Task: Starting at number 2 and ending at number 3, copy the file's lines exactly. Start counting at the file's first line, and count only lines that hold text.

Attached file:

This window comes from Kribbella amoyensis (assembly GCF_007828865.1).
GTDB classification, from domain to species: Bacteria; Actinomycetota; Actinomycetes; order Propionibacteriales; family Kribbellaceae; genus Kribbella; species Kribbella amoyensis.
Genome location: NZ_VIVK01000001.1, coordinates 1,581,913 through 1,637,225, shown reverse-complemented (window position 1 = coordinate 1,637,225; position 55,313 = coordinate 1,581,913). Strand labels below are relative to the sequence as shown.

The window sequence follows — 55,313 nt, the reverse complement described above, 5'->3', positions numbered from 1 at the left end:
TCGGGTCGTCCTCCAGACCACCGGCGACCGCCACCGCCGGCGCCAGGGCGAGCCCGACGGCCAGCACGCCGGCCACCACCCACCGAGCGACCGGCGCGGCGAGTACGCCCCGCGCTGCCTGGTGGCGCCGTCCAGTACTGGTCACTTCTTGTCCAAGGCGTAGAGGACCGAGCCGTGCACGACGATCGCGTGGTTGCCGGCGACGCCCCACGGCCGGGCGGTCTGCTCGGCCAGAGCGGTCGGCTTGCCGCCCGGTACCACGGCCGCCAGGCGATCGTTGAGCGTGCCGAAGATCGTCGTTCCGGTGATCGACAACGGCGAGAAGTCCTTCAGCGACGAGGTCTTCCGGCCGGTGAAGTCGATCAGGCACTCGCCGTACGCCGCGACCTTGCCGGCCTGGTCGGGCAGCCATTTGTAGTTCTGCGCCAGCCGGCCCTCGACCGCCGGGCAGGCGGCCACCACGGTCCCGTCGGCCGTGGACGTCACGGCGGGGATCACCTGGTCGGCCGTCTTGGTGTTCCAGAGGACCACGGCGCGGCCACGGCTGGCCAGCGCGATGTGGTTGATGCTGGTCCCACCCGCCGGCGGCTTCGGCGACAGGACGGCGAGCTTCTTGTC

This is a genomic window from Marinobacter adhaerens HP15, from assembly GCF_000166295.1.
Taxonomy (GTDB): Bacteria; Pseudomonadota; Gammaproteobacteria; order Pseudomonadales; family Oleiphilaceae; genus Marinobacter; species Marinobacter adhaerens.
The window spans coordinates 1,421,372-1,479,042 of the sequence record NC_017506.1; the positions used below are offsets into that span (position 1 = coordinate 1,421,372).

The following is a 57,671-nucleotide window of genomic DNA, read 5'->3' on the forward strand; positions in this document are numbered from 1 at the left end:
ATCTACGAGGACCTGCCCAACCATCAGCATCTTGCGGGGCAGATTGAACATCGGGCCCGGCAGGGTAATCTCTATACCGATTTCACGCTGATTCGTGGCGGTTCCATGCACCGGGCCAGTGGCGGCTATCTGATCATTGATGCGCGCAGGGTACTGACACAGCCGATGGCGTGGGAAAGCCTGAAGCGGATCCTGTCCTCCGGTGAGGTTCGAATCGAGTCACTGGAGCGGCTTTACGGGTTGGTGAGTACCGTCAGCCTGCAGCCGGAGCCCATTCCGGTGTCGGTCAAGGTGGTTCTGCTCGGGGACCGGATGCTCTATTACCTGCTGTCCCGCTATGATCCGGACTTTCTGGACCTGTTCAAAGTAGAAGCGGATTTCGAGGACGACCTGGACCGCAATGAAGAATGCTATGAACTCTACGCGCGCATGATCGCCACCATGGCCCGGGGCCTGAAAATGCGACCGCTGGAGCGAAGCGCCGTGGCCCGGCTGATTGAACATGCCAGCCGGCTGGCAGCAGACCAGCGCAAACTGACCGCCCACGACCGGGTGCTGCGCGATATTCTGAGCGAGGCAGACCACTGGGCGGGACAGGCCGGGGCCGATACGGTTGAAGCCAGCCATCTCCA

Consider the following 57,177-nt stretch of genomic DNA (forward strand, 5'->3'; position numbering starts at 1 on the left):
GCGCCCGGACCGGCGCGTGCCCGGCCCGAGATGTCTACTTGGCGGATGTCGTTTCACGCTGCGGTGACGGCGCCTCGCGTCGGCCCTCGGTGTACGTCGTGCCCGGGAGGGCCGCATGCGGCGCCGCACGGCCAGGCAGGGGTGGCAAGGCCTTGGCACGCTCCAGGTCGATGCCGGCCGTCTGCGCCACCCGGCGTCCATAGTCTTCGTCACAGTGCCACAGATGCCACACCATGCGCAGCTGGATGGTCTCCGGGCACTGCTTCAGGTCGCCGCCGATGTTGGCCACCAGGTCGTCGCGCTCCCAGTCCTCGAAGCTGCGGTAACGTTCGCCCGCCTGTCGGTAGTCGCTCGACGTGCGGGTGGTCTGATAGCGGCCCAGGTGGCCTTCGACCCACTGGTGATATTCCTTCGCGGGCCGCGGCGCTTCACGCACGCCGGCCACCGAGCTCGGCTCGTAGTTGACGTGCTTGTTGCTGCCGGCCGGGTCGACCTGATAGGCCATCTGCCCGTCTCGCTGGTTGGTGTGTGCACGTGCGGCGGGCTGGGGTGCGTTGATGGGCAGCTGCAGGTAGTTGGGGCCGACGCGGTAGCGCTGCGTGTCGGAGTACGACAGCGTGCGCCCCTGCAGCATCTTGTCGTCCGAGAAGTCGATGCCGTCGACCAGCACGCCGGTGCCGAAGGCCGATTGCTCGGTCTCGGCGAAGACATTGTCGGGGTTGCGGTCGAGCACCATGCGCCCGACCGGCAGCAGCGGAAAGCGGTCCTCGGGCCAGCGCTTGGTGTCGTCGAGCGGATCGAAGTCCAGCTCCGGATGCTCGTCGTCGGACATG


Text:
GTDB classification, from domain to species: Bacteria; Actinomycetota; Actinomycetes; order Propionibacteriales; family Kribbellaceae; genus Kribbella; species Kribbella amoyensis.
Genome location: NZ_VIVK01000001.1, coordinates 1,581,913 through 1,637,225, shown reverse-complemented (window position 1 = coordinate 1,637,225; position 55,313 = coordinate 1,581,913). Strand labels below are relative to the sequence as shown.